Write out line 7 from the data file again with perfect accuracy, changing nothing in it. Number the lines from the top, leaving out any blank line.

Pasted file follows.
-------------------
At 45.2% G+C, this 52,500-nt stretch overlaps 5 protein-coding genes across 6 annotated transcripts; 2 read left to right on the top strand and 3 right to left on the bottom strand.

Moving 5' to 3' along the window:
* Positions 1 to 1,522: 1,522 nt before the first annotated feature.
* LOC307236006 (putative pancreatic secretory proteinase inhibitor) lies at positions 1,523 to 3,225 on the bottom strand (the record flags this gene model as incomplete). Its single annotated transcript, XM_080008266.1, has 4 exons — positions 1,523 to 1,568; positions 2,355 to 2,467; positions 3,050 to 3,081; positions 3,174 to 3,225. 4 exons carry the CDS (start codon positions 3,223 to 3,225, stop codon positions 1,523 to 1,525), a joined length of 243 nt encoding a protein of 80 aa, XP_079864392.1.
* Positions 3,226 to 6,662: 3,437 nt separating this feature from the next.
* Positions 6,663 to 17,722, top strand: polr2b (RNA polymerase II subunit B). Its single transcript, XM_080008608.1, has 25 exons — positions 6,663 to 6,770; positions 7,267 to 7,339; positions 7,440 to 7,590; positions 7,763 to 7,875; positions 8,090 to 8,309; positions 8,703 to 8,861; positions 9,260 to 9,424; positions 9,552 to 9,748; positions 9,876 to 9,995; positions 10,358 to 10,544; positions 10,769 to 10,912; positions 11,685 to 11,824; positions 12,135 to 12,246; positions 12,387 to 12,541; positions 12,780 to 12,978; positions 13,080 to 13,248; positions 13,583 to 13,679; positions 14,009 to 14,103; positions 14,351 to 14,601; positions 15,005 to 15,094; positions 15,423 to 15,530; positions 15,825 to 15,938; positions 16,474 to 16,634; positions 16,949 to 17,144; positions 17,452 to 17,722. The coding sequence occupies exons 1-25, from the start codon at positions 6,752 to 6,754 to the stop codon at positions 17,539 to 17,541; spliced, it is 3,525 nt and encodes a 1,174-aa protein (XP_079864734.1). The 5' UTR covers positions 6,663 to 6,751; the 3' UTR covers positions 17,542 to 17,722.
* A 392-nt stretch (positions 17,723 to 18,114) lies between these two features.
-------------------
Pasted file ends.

* A 392-nt stretch (positions 17,723 to 18,114) lies between these two features.